Creating a Career Plan

Yesterday I talked about career planning and goal setting in a general way. If you’re going to approach writing as a career, rather than a hobby that pays you on occasion, then you need a plan. How will you know if you’re a success if you haven’t defined what success means? Just remember that my definition of success will be different than your definition–and that’s the way it should be.

Knowing you should have a plan is one half of the job; creating that plan is the other half. There are myriad ways to create a career plan and opinions will differ on which way is best. The bottom line is, use the method that works for you. What I use isn’t revolutionary, nor did I invent it. All it is, is the method that works for me.

How to Create Your Career Plan

  1. Be honest with yourself.
    This is your career. Don’t worry about what someone else thinks you should do or achieve, or what any other writer is doing. They don’t matter; you do.
  2. Create Long-Term Objectives
    Where do you want your writing career to be in 5 years? In 10?
    The further out you create your objectives, the more fluid and subject to change they will be, but they’re still important to write down.

    I think of my long-term objectives as my “dream prizes.” I know there are factors beyond my control that will no doubt affect whether these objectives are ultimately achievable. Having these objectives written down, however, motivates me, even when I’m not consciously thinking about them.

  3. Create Medium-Term Objectives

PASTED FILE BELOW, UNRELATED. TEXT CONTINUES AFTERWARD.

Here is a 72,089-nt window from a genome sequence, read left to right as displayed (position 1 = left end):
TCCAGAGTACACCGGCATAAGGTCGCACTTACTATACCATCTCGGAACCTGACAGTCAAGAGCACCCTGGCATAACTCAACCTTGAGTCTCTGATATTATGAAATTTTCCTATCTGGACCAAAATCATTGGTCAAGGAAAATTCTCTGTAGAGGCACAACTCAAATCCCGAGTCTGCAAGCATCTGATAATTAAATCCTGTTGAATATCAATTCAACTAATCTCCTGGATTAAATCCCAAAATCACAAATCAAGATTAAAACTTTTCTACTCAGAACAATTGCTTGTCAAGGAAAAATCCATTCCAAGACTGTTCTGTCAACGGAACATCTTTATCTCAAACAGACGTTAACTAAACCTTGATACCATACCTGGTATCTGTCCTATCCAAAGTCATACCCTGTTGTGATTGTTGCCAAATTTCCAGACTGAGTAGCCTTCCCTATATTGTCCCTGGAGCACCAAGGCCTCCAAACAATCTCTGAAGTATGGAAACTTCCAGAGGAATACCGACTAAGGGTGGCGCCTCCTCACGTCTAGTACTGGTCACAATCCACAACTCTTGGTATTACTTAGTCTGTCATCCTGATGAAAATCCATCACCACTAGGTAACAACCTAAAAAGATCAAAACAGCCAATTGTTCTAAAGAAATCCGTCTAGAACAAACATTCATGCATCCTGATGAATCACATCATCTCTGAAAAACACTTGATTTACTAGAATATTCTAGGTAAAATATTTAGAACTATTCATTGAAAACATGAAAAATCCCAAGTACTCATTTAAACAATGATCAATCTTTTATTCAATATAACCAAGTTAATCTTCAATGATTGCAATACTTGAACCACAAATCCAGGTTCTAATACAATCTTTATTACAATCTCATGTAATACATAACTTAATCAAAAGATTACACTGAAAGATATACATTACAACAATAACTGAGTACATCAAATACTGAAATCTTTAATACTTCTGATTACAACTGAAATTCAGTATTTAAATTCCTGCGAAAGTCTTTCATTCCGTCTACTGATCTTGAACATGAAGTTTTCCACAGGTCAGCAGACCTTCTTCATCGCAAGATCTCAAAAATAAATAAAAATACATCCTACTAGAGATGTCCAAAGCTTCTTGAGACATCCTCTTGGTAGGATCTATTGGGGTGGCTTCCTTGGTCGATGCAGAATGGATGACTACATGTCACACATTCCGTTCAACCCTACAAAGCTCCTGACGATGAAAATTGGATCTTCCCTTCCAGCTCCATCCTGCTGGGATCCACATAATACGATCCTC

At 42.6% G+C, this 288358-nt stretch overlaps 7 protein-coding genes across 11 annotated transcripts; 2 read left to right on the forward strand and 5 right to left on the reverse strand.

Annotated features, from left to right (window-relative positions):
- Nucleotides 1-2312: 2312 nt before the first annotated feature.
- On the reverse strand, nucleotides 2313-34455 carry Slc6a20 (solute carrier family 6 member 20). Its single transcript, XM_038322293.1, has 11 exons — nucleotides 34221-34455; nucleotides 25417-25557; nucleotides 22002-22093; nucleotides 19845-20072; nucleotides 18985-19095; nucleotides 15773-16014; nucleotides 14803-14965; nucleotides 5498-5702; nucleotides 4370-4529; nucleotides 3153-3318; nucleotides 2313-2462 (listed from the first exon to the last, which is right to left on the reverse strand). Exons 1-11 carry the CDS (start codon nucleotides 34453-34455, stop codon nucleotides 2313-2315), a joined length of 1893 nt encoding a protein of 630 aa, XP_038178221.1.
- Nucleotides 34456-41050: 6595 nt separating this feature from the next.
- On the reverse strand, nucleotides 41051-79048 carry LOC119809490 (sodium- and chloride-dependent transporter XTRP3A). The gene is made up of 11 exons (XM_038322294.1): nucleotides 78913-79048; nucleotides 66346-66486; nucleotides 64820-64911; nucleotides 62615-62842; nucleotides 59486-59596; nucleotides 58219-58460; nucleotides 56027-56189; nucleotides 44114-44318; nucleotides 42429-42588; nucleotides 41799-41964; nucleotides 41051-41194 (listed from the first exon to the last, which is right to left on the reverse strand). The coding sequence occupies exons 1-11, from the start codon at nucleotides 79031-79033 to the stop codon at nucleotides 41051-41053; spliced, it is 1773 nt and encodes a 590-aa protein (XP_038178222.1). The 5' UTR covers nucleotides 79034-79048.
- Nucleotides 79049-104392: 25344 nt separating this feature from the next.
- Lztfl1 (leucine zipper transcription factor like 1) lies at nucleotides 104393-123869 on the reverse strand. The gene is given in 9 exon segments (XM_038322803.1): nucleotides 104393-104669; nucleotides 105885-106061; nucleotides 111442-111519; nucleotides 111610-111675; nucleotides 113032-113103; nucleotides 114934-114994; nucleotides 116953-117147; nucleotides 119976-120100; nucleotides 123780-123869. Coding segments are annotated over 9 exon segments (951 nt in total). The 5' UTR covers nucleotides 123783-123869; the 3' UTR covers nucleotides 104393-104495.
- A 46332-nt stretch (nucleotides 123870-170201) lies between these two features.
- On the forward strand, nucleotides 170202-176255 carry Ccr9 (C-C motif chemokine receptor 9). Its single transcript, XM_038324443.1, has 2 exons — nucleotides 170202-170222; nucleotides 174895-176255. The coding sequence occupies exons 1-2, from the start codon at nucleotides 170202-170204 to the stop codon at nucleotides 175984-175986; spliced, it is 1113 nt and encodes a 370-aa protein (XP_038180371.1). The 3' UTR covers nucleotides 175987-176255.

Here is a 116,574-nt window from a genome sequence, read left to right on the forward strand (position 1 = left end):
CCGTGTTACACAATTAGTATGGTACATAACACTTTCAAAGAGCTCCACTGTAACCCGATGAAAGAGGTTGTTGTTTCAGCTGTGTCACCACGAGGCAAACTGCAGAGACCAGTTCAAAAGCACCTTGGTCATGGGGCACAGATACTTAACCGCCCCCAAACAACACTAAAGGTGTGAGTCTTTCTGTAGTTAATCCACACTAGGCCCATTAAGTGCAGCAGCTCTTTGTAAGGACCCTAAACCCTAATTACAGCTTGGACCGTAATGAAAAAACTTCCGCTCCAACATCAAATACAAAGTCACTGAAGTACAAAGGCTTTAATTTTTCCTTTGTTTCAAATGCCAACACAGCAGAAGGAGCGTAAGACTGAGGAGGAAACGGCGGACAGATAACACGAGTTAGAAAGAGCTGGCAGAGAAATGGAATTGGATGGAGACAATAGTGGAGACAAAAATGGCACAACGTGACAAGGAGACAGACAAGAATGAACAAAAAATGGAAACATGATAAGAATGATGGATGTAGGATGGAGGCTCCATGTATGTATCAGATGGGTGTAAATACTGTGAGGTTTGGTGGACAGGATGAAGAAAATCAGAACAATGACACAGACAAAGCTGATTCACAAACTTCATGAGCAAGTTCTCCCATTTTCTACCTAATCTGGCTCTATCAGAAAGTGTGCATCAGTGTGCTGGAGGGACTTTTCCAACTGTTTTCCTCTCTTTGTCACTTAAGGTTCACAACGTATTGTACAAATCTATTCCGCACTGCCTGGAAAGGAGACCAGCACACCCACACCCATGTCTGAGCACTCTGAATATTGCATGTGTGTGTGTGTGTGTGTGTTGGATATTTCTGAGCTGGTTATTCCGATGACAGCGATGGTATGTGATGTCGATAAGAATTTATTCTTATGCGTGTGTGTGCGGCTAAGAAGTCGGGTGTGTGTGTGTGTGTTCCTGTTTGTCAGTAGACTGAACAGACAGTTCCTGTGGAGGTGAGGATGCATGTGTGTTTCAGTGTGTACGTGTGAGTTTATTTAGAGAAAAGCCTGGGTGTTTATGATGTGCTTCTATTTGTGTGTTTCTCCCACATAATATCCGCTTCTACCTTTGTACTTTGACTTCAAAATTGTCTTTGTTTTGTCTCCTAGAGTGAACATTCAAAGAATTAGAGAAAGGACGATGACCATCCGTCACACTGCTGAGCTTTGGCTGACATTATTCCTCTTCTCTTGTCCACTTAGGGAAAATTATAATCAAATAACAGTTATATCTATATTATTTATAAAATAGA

Where do you want your career to be in 2 to 3 years?
    These objectives should be more concrete and limited in scope than your long-term objectives. They may change, but at the time you write them down they should be things that seem very achievable if everything goes right. Achieving these should put you firmly on the path to achieving your long-term career objectives.

    I think of my medium-term objectives as my strategic plan. These are the things I want to achieve that I see as being just out of my grasp–the things that will make me have to stretch to attain them.

  4. Create Short-Term Objectives
    Where do you want your career to be at the end of the year?
    These objectives will be the most specific and limited in scope of all, and they will be the basis for your yearly goals. Achieving these will move you several steps closer to achieving your medium-term career objectives.

    I think of my short-term objectives as my focused target, like the bull’s-eye in the center of a dart board or archery target. These are the objectives I’m focused on for the year. They are the objectives that are least likely to change for me (though they can be changed, if circumstance dictates).

  5. Revisit and Revise Your Career Plan Regularly
    How often you revisit your career plan is up to you. I try to look at mine at least every six months or so, though I don’t always remember to do so. However, when I do revisit my plan on a regular basis, I find I’m much more successful than when I ignore it.

That’s all there is to it! Come on, admit it, that wasn’t so bad, was it? There’s something rather exciting in thinking about your career–your life–in such concrete terms, don’t you think?

Tomorrow I’ll talk about setting goals to help you achieve the objectives in your career plan.